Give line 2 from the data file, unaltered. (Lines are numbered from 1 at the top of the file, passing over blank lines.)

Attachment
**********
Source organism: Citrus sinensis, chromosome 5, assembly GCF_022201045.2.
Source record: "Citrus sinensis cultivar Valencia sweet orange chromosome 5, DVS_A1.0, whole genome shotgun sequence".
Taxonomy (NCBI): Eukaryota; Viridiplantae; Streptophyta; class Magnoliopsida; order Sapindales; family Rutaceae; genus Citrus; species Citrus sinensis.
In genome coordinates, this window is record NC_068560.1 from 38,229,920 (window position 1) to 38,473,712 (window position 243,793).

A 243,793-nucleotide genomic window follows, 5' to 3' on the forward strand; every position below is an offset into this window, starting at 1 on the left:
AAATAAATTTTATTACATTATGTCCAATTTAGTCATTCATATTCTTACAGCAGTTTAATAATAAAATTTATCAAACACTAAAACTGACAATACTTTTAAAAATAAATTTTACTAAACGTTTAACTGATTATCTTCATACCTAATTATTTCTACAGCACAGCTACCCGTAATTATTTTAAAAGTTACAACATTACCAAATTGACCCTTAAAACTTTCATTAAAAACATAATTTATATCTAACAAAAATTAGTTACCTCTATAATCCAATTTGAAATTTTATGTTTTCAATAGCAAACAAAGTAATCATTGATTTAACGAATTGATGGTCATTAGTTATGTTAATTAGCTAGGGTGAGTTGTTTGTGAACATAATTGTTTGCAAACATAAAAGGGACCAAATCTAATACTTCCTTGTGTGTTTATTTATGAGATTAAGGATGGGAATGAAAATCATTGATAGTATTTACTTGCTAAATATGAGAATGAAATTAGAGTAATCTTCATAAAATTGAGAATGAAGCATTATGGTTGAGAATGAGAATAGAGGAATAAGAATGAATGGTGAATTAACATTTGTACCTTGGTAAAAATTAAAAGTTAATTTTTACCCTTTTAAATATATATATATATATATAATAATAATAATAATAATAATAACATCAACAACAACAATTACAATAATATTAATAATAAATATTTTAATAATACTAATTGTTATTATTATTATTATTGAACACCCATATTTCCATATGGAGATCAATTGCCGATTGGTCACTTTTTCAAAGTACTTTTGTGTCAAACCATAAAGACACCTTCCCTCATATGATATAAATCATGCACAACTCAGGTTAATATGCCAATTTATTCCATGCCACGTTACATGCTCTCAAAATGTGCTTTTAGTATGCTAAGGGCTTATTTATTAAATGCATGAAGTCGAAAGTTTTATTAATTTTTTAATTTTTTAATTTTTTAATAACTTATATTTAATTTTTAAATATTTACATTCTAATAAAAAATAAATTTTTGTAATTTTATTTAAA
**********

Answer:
Source record: "Citrus sinensis cultivar Valencia sweet orange chromosome 5, DVS_A1.0, whole genome shotgun sequence".